At the 2004 Solicitors’ Pro Bono Group Awards, the Attorney General, Lord Goldsmith, outlined the twin aims of pro bono work in England and Wales as ‘help and hope’. Pro bono work exists, he stated, to ‘help’ clients whose legal needs are not being met. It gives them ‘hope’, he said, that they may achieve justice in their cases. Lord Goldsmith went on to say that the greatest benefit to students involved in pro bono work in university student law clinics is that they learn about ‘law in action’, translating the law in books to the realities of law in practice, providing insight to the legal world into which law students will soon be a part. Against this background, this article presents a case for the widespread establishment of innocence projects within universities in the United Kingdom (UK) to assist alleged innocent victims of wrongful conviction. It argues that innocence projects are necessary because significant gaps exist in the legal provisions available to innocent victims who require help and hope in overturning their wrongful convictions, gaps generally considered to be accounted for. Furthermore, there are considerable educational benefits associated with the study of ‘justice in error’, adding valuable insight and experience into the law curriculum. In so doing, it, firstly, distinguishes between miscarriages of justice and the wrongful conviction of the innocent. It, then, considers the structures of criminal trials and appeals to underline the inevitability of the wrongful conviction of the innocent and the inability of the existing appeal provisions to guarantee that innocent victims of wrongful conviction will overturn their convictions. It shows that a major consequence of the decision by the organisation JUSTICE to end its concern with the wrongful conviction of the innocent when the Criminal Cases Review Commission (CCRC) was established is a shift of a concern about the wrongful conviction of the innocent to a more legally-orientated concern with miscarriages of justice by the groups and organisations that attempt to redress the problem. It identifies the general omission of the unmet legal needs of innocent victims of wrongful convictions by the pro bono student law clinic movement. It considers the innovative University of Bristol Innocence Project in terms of its promise to provide help and hope to innocent victims of wrongful conviction, and the educational benefits that student involvement in innocence projects can provide.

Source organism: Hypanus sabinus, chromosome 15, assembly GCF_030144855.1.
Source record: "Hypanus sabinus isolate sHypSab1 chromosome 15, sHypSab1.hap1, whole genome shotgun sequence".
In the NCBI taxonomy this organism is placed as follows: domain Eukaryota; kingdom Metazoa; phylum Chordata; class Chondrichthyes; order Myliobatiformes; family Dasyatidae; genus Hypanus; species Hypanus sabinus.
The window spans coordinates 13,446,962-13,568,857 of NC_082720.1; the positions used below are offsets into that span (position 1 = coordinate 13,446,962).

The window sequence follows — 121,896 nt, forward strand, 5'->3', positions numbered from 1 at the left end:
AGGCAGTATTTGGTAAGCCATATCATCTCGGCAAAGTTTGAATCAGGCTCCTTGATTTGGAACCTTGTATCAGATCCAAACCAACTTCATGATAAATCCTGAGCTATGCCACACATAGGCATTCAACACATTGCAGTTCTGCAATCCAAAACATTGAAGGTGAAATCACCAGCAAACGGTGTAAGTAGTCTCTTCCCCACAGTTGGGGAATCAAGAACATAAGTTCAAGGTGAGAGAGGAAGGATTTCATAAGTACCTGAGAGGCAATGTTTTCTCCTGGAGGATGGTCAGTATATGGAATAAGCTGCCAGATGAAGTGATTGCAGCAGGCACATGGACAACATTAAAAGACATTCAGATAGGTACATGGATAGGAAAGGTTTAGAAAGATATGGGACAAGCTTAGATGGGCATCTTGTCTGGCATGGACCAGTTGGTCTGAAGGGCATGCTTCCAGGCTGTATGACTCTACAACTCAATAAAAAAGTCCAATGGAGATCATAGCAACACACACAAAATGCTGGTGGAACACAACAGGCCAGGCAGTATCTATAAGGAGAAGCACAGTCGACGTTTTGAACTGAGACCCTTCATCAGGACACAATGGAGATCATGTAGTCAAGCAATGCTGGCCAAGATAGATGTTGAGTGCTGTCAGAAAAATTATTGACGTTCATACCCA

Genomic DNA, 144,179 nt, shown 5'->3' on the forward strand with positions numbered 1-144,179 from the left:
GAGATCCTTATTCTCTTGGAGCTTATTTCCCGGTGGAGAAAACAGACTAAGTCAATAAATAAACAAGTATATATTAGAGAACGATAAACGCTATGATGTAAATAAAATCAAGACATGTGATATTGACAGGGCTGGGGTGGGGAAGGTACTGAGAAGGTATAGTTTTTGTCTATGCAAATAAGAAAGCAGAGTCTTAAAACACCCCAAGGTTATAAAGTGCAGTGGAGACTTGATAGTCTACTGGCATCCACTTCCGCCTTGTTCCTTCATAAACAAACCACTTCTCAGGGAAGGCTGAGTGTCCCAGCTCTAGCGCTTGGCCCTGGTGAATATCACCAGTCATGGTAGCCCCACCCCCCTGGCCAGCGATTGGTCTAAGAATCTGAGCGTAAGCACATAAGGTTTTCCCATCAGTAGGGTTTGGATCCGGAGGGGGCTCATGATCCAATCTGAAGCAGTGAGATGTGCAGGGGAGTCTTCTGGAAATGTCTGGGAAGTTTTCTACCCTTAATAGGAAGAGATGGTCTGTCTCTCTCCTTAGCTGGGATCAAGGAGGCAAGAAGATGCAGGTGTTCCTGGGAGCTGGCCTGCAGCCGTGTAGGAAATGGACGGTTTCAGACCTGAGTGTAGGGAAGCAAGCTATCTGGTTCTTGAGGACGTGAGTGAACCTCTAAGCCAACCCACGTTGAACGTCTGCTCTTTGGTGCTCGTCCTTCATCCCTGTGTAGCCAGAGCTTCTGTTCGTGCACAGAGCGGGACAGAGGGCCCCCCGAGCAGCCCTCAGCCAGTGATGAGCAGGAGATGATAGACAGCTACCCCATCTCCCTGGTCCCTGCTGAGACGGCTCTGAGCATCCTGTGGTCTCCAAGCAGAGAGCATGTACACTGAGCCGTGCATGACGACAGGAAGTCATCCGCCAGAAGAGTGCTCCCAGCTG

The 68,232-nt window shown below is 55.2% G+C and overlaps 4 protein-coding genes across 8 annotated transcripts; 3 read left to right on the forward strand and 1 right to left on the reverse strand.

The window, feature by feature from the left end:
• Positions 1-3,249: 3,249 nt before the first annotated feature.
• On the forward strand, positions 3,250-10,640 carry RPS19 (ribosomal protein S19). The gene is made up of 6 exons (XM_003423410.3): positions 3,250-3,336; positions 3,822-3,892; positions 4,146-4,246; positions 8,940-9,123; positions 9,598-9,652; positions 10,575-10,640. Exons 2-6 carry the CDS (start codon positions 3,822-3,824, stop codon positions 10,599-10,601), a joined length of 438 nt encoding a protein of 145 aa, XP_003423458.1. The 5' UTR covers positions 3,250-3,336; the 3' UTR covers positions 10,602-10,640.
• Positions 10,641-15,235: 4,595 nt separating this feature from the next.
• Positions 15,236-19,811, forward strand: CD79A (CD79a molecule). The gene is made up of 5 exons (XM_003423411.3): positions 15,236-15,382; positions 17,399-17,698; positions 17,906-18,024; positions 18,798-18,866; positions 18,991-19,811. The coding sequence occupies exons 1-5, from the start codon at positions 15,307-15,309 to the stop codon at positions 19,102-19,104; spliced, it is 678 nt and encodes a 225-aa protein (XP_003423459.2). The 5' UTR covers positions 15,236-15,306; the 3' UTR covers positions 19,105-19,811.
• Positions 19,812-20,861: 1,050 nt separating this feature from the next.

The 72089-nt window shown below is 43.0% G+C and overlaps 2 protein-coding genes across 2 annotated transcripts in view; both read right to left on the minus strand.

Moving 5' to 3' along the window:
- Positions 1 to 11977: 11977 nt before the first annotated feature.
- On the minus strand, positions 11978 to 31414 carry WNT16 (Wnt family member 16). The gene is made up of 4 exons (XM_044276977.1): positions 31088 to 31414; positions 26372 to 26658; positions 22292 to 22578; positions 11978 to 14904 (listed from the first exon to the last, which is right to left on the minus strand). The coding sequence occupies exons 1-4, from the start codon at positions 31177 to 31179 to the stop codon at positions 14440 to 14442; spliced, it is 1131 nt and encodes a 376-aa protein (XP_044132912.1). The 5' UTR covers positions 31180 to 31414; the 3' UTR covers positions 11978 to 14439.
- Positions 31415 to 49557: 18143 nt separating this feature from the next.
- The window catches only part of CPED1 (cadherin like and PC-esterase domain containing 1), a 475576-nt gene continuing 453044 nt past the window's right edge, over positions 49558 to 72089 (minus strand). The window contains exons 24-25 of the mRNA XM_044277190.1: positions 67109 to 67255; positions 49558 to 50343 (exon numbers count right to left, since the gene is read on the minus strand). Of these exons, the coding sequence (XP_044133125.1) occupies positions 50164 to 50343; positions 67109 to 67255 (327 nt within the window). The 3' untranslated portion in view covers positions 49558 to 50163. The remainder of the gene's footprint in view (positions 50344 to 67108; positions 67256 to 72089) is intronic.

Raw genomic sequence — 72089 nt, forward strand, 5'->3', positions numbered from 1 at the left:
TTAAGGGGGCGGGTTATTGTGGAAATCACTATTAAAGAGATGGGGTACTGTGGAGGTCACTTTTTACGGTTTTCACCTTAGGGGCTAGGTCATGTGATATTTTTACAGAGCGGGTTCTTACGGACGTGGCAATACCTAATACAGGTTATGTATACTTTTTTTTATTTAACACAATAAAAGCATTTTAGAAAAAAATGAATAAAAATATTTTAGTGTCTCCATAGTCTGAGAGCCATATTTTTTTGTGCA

|Translated title of the contribution||Wrongful Convictions and Innocence Projects in the UK: Help, Hope and Education|
|Journal||Web Journal of Current Legal Issues|
|Publication status||Published - 2006|